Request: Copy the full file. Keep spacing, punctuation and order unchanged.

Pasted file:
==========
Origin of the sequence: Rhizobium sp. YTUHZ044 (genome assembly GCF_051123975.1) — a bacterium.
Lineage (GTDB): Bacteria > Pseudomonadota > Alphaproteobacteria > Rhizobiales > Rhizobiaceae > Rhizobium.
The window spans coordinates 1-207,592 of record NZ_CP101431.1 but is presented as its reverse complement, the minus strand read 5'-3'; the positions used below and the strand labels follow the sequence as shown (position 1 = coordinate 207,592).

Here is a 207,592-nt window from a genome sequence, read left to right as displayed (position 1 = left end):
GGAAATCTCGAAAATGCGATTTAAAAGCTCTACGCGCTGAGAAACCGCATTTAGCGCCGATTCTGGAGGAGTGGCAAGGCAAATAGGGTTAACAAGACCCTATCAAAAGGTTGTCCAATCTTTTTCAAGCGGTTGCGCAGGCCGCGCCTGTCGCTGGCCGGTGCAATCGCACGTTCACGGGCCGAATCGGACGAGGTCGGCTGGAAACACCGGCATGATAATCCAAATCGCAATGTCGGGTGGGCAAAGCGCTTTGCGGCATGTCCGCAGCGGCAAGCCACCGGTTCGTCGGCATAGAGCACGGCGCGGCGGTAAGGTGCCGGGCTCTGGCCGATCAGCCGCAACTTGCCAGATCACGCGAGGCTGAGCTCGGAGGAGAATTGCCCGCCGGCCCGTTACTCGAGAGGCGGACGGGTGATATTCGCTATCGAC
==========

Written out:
Origin of the sequence: Rhizobium sp. YTUHZ044 (genome assembly GCF_051123975.1) — a bacterium.
Lineage (GTDB): Bacteria > Pseudomonadota > Alphaproteobacteria > Rhizobiales > Rhizobiaceae > Rhizobium.
The window spans coordinates 1-207,592 of record NZ_CP101431.1 but is presented as its reverse complement, the minus strand read 5'-3'; the positions used below and the strand labels follow the sequence as shown (position 1 = coordinate 207,592).

Here is a 207,592-nt window from a genome sequence, read left to right as displayed (position 1 = left end):
GGAAATCTCGAAAATGCGATTTAAAAGCTCTACGCGCTGAGAAACCGCATTTAGCGCCGATTCTGGAGGAGTGGCAAGGCAAATAGGGTTAACAAGACCCTATCAAAAGGTTGTCCAATCTTTTTCAAGCGGTTGCGCAGGCCGCGCCTGTCGCTGGCCGGTGCAATCGCACGTTCACGGGCCGAATCGGACGAGGTCGGCTGGAAACACCGGCATGATAATCCAAATCGCAATGTCGGGTGGGCAAAGCGCTTTGCGGCATGTCCGCAGCGGCAAGCCACCGGTTCGTCGGCATAGAGCACGGCGCGGCGGTAAGGTGCCGGGCTCTGGCCGATCAGCCGCAACTTGCCAGATCACGCGAGGCTGAGCTCGGAGGAGAATTGCCCGCCGGCCCGTTACTCGAGAGGCGGACGGGTGATATTCGCTATCGAC